November 4, 1941, some members from Japanese Army Unit 731, the biological and chemical warfare research and development centre of the Japanese Army, posed in front of an aircraft after having completed the mission of releasing the plague virus in Chinese city Changde (常德), of Hunan Province in southern inland China.
A Chinese civilian’s face was badly infested by the virus spread into the air in Hunan by Unit 731.
Xiang Jiayou (向家佑) from Nine Hills Village (九岭村) at Zhou Family Store Township (周家店镇) described to the Chinese researchers on Japanese war crimes during WWII how four families in his village were wiped out by Japanese plague.
In November 1941, the Xu family property in the outskirts of Chande was transformed into a quarantine site by the Japanese Army. A 6m wide and 3m deep moat was created to turn the property into an island and a drawbridge was served as the only link to the world outside. There were about three to four hundred Chinese patients infected by Japanese plagues being sent to this death camp and a majority of them never left the island again.
Japanese troops buried Chinese civilians alive after they were contracted with the plague deliberately released by the invasion army.
Surgeon General (石井四郎, Ishii Shirō), the director of Unit 731, developed ceramic bombs full of fleas carrying the bubonic plague.
During the period between 1939 and 1942, the Japanese bio army dropped germ bombs in several Chinese provinces including Zhejiang and Hunan.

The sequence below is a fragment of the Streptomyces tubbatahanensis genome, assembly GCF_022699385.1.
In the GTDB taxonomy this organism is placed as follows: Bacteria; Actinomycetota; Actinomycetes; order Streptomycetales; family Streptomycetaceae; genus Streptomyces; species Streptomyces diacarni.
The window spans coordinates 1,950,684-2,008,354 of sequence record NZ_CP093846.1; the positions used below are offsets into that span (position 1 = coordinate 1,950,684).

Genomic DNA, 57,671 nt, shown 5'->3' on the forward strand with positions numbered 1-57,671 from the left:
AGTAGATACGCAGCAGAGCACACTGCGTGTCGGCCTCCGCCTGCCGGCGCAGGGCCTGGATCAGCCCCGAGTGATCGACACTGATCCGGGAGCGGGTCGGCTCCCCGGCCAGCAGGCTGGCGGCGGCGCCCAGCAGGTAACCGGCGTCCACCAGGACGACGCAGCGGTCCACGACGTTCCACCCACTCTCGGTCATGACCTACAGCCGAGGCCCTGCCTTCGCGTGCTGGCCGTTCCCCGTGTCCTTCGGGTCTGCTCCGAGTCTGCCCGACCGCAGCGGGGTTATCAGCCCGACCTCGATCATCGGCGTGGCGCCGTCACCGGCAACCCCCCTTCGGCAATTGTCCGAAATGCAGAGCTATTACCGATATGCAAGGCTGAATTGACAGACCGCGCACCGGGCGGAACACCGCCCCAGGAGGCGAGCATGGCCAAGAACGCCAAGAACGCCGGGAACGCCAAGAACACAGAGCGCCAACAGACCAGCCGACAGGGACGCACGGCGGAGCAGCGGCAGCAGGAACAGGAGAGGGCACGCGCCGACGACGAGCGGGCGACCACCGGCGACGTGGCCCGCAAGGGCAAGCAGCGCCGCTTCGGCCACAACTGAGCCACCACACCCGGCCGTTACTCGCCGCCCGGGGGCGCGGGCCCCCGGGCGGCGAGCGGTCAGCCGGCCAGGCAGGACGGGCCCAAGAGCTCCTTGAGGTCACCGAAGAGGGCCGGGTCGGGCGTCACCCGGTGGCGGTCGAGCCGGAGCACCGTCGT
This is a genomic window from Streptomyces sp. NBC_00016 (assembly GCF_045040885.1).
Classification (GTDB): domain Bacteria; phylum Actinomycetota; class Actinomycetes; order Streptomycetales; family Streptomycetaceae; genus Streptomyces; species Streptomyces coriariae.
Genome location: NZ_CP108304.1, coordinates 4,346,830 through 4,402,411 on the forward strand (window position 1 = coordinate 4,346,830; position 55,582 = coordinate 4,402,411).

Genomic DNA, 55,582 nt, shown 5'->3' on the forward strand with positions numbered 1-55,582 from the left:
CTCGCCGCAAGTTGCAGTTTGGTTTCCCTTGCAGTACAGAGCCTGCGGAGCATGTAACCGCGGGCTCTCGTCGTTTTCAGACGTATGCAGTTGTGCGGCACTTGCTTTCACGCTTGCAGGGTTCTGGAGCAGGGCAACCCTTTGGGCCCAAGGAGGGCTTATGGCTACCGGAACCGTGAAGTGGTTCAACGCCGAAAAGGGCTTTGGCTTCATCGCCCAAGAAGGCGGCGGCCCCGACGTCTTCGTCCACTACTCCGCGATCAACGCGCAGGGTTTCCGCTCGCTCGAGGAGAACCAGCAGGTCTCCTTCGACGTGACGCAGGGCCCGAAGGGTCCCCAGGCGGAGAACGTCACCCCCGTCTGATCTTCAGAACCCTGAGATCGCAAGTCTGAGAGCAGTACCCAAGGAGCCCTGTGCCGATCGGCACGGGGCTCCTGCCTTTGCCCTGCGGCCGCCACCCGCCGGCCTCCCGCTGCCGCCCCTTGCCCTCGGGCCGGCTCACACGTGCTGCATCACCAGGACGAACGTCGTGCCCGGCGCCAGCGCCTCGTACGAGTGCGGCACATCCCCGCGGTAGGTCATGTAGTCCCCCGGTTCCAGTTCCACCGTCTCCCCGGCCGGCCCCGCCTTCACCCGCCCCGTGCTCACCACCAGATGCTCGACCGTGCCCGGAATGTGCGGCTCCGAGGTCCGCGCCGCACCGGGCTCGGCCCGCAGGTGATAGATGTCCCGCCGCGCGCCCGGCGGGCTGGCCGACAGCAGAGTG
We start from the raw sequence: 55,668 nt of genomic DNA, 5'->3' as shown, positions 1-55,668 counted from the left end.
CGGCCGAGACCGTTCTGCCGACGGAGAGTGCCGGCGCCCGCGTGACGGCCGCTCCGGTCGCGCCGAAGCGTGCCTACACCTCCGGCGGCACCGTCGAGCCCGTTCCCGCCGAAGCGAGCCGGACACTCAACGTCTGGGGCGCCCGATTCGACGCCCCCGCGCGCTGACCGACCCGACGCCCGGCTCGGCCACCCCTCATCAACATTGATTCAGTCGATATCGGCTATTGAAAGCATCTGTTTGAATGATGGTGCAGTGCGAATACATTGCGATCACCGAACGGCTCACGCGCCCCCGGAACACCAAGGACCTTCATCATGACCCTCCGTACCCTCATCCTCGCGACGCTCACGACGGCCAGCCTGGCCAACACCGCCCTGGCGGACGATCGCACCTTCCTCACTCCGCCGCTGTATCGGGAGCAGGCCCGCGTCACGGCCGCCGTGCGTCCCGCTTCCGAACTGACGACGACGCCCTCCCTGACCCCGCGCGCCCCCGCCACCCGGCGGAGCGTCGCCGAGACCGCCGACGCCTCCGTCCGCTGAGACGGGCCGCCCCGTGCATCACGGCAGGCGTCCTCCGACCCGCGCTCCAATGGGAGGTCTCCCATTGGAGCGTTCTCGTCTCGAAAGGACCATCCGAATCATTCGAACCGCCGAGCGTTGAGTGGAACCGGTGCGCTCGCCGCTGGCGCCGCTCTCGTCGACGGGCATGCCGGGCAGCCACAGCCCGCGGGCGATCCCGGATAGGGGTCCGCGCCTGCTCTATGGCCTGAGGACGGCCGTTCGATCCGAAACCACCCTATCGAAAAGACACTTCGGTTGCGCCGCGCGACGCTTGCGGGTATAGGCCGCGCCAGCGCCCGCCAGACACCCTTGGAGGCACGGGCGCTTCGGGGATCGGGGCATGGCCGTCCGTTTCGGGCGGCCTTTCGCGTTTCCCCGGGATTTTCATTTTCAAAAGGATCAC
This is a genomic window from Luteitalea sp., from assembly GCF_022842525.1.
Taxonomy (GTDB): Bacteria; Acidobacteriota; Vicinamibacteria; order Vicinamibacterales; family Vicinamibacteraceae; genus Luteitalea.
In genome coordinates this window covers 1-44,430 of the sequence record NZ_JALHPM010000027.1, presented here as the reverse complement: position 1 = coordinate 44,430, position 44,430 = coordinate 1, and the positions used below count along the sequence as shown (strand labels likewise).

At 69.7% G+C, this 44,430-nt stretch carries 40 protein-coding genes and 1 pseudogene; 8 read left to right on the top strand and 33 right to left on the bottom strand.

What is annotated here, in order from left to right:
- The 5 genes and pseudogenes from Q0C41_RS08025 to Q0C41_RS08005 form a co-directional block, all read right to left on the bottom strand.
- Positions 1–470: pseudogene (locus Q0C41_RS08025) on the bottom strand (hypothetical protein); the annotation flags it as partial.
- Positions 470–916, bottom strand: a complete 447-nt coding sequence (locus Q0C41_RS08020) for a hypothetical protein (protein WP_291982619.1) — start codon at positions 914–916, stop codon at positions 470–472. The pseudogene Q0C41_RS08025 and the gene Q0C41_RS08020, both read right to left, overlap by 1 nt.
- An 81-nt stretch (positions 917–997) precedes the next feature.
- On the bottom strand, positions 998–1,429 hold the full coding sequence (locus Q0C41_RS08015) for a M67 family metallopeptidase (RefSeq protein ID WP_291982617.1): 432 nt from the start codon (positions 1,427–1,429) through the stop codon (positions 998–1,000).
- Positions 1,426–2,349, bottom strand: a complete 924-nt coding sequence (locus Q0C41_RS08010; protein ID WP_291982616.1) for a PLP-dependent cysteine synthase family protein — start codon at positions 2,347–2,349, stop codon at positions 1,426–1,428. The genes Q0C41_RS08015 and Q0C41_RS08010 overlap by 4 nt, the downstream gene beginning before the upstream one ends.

On the eve of Japan’s surrender, Ishii Shirō ordered Unit 731 to release all rats, fleas and weasels from the labs in an attempt to deliver his last blow to the Red Amry. As the result, the surrounding 22 Chinese counties experienced epidemic explosions on a massive scale that resulted in a huge death toll. Even decades later, there were still plague infection cases occurring from time to time after the locals being bitten by wild animals that were infected with Japanese germs.
When US General Douglas MacArthur, the Allied commander of the Japanese occupation, arrived in Japan in 1945, the first thing he asked was the whereabouts of Ishii Shirō. It wasn’t because he wanted to bring the man to justice. No.
MacArthur eventually found Ishii Shirō although the man went on to fake his death and the two had a long talk. A secret deal was thus sealed. Ishii Shirō handed over 8,000 bioweapon samples, and in return, he never went to trial but worked at Fort Detrick, the US Army Medical Research Institute of Infectious Diseases that develops bio-weapons, where a special lab had been allocated for him.
Fort Detrick in the 1940s, where Ishii Shirō worked until his death in 1959.